Breaking fast and bread: Rahul Gandhi style
On August 2, Congress leader Rahul Gandhi chaired a meeting of leaders of 15 opposition parties for breakfast at New Delhi's Constitution Club meant for parliamentarians to discuss a joint strategy against the Modi government for the monsoon session of Parliament on the issues of the Pegasus spyware row, controversial farm laws and a sharp surge in fuel prices. On the table was a "sumptuous" platter. No less substantive was the political agenda at the meeting.
It was the third time in just about a week that Rahul chaired such meetings with like-minded opposition parties. The brief of the August 2 outreach exercise was not confined to firming up a common strategy against the government in Parliament. It went beyond that—how to unify the opposition against Modi for the next parliamentary elections in 2024.
The Congress Party's media managers lost no time to mount an exercise to project Rahul as the leader of a combined opposition who is ready to step up and take on the role of a unifier-in-chief in the fragmented opposition camp. The party took to Twitter to describe the August 2 meeting as "historic" and "this is the trailer for 2024."
The party's carefully-crafted image-building exercise for Rahul was supplemented by the Nehru-Gandhi dynasty's scion when he put out a video prepared by the party team of his meeting with the opposition leaders. It was a script for creating a perception that Rahul has found his mojo as the face of a joint opposition. It also aims at countering criticism both within the Congress and outside that Rahul shies away from challenges and responsibilities, particularly when the party is in dire straits. A few days before August 2, Rahul had chaired two meetings with opposition leaders and the Congress had sought to project such exercises as part of "project-Rahul-at-the heart of opposition unity."
Most importantly, the August 2 meeting is supposed to carry the message that Rahul is ready to take over from her aging and ailing mother Sonia Gandhi, the interim President of the Congress, not only as the head of the party, but also as the undisputed leader of the entire opposition. A notable fact about the August 2 meeting is that it saw Rahul breaking bread with the opposition without the presence of Sonia for the first time. Rahul himself quit as vice president of the party soon after the Congress' debacle in the 2019 parliamentary polls and has since then refused to reconsider it.
Not so long ago, the same Rahul was often criticised by the media for his not-so-infrequent "disappearing" acts during parliament sessions and the party's crises when the Congress needed him the most. According to India Today, Rahul's attendance in the budget session of Parliament was 54 percent, compared to the average of 80 percent for all Lok Sabha MPs. He did not attend a single sitting of the Lok Sabha last monsoon. But this monsoon sitting, he has not only been leading his party's charge against the government on the Pegasus snooping, but also on farm laws and fuel price issues. On the symbolism front, Rahul drove a tractor to Parliament in a show of solidarity with the agitating farmers protesting against the farm laws and then cycled his way from the Constitution Club to parliament after the breakfast meeting along with some other opposition leaders to protest against the fuel price hike.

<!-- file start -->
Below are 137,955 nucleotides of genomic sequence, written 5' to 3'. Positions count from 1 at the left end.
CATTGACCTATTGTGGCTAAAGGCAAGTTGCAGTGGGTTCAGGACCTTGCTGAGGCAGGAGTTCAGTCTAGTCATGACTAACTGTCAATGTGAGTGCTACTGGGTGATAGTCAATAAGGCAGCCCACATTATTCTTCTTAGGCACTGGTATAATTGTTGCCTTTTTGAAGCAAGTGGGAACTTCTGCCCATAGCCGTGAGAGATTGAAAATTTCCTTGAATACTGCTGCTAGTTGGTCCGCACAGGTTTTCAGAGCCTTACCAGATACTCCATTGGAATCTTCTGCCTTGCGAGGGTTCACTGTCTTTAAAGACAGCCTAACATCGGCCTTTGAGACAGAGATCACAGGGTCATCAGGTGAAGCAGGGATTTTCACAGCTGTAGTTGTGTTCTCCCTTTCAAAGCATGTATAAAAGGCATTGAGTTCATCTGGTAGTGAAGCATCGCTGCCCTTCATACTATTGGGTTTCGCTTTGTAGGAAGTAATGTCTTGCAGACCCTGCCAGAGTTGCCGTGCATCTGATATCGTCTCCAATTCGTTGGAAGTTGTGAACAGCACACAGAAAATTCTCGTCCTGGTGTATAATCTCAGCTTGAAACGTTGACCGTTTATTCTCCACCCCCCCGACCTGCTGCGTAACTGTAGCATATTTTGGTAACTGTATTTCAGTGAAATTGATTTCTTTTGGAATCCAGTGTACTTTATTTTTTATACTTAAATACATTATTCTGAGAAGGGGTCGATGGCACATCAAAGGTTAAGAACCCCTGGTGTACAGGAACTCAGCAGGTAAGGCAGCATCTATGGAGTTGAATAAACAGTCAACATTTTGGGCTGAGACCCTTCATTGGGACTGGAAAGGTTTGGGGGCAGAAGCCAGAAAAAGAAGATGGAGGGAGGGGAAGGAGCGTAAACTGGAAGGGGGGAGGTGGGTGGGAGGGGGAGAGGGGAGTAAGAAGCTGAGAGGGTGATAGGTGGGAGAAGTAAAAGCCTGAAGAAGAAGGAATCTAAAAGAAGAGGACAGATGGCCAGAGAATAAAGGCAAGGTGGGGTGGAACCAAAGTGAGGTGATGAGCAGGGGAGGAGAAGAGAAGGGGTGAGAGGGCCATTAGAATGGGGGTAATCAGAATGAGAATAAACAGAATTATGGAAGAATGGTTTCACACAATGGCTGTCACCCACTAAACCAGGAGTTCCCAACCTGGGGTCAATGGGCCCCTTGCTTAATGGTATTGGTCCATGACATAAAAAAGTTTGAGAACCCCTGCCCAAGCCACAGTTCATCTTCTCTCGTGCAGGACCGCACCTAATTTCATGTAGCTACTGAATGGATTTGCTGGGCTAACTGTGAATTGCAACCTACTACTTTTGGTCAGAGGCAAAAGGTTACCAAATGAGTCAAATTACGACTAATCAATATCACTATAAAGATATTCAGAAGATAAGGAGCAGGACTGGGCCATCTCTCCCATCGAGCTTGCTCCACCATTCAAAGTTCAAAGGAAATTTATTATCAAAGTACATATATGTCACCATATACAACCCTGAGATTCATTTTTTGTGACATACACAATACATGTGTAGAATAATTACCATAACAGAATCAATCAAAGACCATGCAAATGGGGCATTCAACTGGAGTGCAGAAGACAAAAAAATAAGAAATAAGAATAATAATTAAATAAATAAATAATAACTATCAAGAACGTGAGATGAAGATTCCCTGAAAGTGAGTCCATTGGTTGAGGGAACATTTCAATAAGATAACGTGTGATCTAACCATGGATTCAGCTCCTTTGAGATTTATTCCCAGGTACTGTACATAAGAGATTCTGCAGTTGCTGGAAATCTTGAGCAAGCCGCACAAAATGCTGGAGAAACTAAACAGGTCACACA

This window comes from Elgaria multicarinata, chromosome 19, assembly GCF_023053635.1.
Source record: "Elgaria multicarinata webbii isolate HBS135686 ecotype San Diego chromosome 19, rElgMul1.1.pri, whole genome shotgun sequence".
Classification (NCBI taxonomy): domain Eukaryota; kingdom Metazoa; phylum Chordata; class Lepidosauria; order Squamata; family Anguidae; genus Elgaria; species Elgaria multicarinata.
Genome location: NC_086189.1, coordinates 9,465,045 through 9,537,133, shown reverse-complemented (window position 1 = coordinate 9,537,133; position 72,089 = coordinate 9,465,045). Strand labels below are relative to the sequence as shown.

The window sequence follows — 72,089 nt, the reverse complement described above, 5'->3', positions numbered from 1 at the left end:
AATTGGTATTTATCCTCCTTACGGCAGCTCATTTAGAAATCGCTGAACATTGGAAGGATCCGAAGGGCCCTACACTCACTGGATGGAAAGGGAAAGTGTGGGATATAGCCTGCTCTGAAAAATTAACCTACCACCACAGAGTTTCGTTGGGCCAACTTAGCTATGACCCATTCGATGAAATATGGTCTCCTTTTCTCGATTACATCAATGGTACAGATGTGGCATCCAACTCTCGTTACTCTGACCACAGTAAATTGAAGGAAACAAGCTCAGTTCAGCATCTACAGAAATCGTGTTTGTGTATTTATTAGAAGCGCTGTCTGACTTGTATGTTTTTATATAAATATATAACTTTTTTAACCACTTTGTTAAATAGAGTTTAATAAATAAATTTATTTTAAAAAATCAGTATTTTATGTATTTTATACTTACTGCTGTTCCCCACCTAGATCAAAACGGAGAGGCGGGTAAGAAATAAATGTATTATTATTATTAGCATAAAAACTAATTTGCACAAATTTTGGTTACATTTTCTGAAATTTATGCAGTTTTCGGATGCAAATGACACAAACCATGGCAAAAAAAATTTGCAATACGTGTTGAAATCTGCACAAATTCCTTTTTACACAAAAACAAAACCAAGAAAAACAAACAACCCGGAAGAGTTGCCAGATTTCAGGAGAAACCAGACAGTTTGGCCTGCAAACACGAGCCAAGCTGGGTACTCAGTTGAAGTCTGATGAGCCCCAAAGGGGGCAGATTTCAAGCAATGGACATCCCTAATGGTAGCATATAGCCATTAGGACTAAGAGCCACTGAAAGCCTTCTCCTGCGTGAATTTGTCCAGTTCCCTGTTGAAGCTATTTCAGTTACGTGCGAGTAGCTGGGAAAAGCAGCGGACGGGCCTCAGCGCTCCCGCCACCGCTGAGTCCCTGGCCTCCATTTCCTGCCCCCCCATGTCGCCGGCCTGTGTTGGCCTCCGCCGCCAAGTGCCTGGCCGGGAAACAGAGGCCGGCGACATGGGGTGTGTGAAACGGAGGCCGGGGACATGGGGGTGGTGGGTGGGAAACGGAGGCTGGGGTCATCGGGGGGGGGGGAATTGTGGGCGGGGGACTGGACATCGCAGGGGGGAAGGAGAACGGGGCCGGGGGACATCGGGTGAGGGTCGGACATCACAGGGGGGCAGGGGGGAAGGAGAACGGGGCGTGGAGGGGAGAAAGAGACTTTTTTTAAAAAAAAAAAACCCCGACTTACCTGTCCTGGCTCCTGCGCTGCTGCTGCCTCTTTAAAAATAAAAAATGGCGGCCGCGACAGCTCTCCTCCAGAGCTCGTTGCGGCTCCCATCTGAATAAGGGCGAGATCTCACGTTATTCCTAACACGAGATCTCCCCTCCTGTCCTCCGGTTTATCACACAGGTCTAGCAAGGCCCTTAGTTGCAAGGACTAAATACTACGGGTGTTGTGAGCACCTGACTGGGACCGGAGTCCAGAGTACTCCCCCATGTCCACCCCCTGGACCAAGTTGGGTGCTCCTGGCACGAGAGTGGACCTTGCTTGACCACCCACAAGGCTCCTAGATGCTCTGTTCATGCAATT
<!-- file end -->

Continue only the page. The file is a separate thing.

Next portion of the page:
Will Rahul be acceptable to the entire opposition like Sonia? That question remains to be answered. Unlike in the past, the Trinamool Congress, the fourth biggest party in the Lok Sabha with 22 lawmakers, attended the August 2 meeting, just a few days after Mamata Banerjee had met Sonia and Rahul in Delhi. It is an open secret in political circles that a number of veteran leaders like Mamata, Nationalist Congress President Sharad Pawar and Samajwadi Party founder Mulayam Singh Yadav have remained uncomfortable with sharing the dais or table with Rahul largely due to the generational gap and had been more at home with Sonia. Interestingly, Pawar, Mamata and Mulayam were not present at the August 2 meeting. Instead, their parties' representation at the meeting was downgraded by the presence of lower rung leaders. Even TMC floor leaders in the two Houses of parliament were not present in that meeting. Besides, Congress' political rivals like Bahujan Samaj Party in Uttar Pradesh, Aam Admi Party in Delhi and Janata Dal (Secular) (Congress former ally) in Karnataka stayed away from the August 2 meeting.
The Congress and the TMC have sought to project Rahul and Mamata respectively as occupying the pole position in an anti-BJP alliance. Both the parties face, in much starker forms, the onerous task of expanding their footprints across India that could give them an acceptable pan-India determining role in politics and bring the opposition parties together. The contours of opposition unity seem to be emerging after the Mamata-Sonia-Rahul meeting in Delhi recently. Close on the heels of that meeting, TMC leaders visited Agartala and poached on seven Tripura Congress leaders as part of the efforts by the Mamata-led party to spread its wings beyond the borders of Bengal with an eye on 2024.
Media reports also have it that some dissident leaders of CPI(M), which had ruled Tripura for years before being voted out by the BJP in 2018, are also eyed by the TMC as its potential recruits in Tripura in the run up to the 2023 assembly polls in that state.
Pallab Bhattacharya is a special correspondent for The Daily Star.